IDEAS home Printed from https://ideas.repec.org/p/dkn/econwp/eco_2005_16.html
   My bibliography  Save this paper

Intersectoral size differences and migration: Kuznets revisited

Author

Listed:
  • Anbarci, Nejat
  • Ulubasoglu, Mehmet A.

Abstract

That researchers look for the inverted-U shape in inequality in the arbitrary periods of arbitrary countries underlies the divergent empirical evidence across studies. To point to the right context for the pattern, this paper establishes a formal mechanism in line with Kuznets' explanation that relates to the industrialization-cum-urbanization phases of closed trade regimes. The mechanism involves an interaction among urban-rural sectoral size differences, agricultural tastes/income, and migration, and predicts an inverted-U shape in inequality in the following way: (i) widening differences in the sizes of urban and rural sectors due to exogenous shocks affect negatively the agricultural tastes/income, worsening inequality; (ii) increasing sectoral size differences and decreasing agricultural tastes/income jointly foster intersectoral migration; (iii) migration acts, in turn, as an equilibrating effect, improving the income distribution. Empirically testing these predictions, non-Sub-Saharan developing countries' data support the mechanism, while data from developed and Sub-Saharan African countries provide little support, as per our prior expectations. This highlights a contrasting evidence on the inverted-U shape across country groups of differing development stages.
(This abstract was borrowed from another version of this item.)

Suggested Citation

  • Anbarci, Nejat & Ulubasoglu, Mehmet A., 2005. "Intersectoral size differences and migration: Kuznets revisited," Working Papers eco_2005_16, Deakin University, Department of Economics.
  • Handle: RePEc:dkn:econwp:eco_2005_16
    as

    Download full text from publisher

    To our knowledge, this item is not available for download. To find whether it is available, there are three options:
    1. Check below whether another version of this item is available online.
    2. Check on the provider's web page whether it is in fact available.
    3. Perform a search for a similarly titled item that would be available.

    Other versions of this item:

    References listed on IDEAS

    as
    1. Romain Wacziarg & Karen Horn Welch, 2008. "Trade Liberalization and Growth: New Evidence," World Bank Economic Review, World Bank Group, vol. 22(2), pages 187-231, June.
    Full references (including those not matched with items on IDEAS)

    More about this item

    JEL classification:

    • C51 - Mathematical and Quantitative Methods - - Econometric Modeling - - - Model Construction and Estimation
    • O14 - Economic Development, Innovation, Technological Change, and Growth - - Economic Development - - - Industrialization; Manufacturing and Service Industries; Choice of Technology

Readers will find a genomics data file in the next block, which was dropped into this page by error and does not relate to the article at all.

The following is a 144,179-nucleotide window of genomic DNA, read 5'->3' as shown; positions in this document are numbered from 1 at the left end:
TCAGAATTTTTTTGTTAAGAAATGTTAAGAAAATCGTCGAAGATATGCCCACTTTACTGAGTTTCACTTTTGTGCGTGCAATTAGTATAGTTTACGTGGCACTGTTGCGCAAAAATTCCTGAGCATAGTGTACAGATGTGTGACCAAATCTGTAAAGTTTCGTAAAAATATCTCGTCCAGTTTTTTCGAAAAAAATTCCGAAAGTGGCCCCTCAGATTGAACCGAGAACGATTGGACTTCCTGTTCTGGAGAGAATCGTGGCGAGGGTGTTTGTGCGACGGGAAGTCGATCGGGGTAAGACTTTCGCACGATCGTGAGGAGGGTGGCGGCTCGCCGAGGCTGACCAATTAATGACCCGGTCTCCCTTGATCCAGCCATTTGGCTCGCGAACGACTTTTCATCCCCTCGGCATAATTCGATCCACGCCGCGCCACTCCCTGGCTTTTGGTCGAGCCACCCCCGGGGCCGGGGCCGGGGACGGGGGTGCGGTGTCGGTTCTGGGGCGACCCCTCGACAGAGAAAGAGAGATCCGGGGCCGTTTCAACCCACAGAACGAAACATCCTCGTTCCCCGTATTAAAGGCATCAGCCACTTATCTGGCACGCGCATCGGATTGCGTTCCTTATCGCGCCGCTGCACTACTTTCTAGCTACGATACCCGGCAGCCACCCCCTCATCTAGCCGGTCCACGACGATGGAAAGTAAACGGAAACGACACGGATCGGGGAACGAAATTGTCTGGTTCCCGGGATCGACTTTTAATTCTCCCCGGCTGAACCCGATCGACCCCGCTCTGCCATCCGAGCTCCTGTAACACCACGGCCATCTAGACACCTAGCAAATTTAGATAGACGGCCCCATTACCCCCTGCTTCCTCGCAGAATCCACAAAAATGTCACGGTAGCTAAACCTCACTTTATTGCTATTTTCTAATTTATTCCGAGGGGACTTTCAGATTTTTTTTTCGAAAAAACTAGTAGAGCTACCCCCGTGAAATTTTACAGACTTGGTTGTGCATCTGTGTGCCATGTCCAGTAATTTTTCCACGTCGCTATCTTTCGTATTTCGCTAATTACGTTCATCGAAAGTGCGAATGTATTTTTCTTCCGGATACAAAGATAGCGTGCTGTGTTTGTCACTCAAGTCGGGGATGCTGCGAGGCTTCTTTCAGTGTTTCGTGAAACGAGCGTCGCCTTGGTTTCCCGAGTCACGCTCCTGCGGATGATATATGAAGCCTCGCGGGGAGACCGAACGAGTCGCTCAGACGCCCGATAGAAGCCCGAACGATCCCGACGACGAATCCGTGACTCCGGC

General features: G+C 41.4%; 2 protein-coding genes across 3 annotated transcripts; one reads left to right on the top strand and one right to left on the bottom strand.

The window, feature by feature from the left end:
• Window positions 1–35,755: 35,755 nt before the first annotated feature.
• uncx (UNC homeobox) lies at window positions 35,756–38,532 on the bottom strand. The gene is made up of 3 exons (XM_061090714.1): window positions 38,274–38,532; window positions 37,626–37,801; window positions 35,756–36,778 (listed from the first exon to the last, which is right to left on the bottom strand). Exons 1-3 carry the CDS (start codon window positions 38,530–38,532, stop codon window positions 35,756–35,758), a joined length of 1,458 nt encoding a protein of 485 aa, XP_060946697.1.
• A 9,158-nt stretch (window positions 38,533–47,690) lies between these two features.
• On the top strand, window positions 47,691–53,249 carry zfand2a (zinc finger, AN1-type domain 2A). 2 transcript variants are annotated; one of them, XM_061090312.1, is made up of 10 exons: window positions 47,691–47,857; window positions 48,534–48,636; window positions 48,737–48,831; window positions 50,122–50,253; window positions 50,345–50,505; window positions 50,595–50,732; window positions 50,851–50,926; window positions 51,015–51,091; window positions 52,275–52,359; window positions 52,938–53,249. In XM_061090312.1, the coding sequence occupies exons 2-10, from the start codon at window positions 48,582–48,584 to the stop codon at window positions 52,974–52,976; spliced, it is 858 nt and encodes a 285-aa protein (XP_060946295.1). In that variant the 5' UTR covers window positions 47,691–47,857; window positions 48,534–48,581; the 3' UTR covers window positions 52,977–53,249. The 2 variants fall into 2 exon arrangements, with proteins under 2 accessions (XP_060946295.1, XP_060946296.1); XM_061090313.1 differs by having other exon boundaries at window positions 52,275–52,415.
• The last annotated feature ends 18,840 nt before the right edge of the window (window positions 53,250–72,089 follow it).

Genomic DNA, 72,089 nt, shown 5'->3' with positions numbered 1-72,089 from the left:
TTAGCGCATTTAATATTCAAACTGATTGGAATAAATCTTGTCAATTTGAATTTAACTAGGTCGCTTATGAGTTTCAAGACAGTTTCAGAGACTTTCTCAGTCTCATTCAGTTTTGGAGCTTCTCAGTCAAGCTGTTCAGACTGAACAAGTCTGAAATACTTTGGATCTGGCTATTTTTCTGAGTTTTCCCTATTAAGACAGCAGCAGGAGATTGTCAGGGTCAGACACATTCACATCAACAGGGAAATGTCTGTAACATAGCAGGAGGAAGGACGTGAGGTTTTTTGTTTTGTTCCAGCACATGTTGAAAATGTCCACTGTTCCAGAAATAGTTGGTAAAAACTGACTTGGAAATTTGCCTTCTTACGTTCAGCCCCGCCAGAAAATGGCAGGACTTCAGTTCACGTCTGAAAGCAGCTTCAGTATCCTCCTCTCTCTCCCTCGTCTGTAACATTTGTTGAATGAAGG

• O15 - Economic Development, Innovation, Technological Change, and Growth - - Economic Development - - - Economic Development: Human Resources; Human Development; Income Distribution; Migration

    Statistics

    Access and download statistics

    Corrections

    All material on this site has been provided by the respective publishers and authors. You can help correct errors and omissions. When requesting a correction, please mention this item's handle: RePEc:dkn:econwp:eco_2005_16. See general information about how to correct material in RePEc.

    For technical questions regarding this item, or to correct its authors, title, abstract, bibliographic or download information, contact: (Xueli Tang). General contact details of provider: http://edirc.repec.org/data/sedeaau.html .

    If you have authored this item and are not yet registered with RePEc, we encourage you to do it here. This allows to link your profile to this item. It also allows you to accept potential citations to this item that we are uncertain about.

    If CitEc recognized a reference but did not link an item in RePEc to it, you can help with this form .

    If you know of missing items citing this one, you can help us creating those links by adding the relevant references in the same way as above, for each refering item. If you are a registered author of this item, you may also want to check the "citations" tab in your RePEc Author Service profile, as there may be some citations waiting for confirmation.

    Please note that corrections may take a couple of weeks to filter through the various RePEc services.

    IDEAS is a RePEc service hosted by the Research Division of the Federal Reserve Bank of St. Louis . RePEc uses bibliographic data supplied by the respective publishers.